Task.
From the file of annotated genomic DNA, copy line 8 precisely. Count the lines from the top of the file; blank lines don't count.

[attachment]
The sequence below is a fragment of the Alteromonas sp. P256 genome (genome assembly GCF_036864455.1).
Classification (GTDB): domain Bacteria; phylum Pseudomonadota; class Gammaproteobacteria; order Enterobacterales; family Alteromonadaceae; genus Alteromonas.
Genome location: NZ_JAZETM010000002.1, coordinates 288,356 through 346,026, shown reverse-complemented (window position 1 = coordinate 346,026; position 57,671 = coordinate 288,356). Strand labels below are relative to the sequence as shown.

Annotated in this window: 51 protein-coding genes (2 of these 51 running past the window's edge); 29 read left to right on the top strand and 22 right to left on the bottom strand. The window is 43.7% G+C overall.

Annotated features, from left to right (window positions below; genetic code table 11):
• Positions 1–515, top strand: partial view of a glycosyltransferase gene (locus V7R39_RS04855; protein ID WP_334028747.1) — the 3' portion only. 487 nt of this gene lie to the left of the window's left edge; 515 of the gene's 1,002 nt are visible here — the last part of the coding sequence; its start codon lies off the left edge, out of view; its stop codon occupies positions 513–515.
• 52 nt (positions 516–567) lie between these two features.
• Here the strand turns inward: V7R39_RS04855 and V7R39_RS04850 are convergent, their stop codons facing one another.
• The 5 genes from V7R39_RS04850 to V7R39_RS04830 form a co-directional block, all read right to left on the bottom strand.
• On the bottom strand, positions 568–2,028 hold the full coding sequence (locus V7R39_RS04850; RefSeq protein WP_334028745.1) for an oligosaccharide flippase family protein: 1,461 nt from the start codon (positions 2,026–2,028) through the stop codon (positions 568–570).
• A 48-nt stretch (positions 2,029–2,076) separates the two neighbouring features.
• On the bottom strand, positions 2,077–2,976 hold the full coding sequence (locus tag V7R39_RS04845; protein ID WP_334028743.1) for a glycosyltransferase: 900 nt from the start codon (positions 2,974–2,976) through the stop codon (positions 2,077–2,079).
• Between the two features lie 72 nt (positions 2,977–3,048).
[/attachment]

• Here the strand turns inward: V7R39_RS04855 and V7R39_RS04850 are convergent, their stop codons facing one another.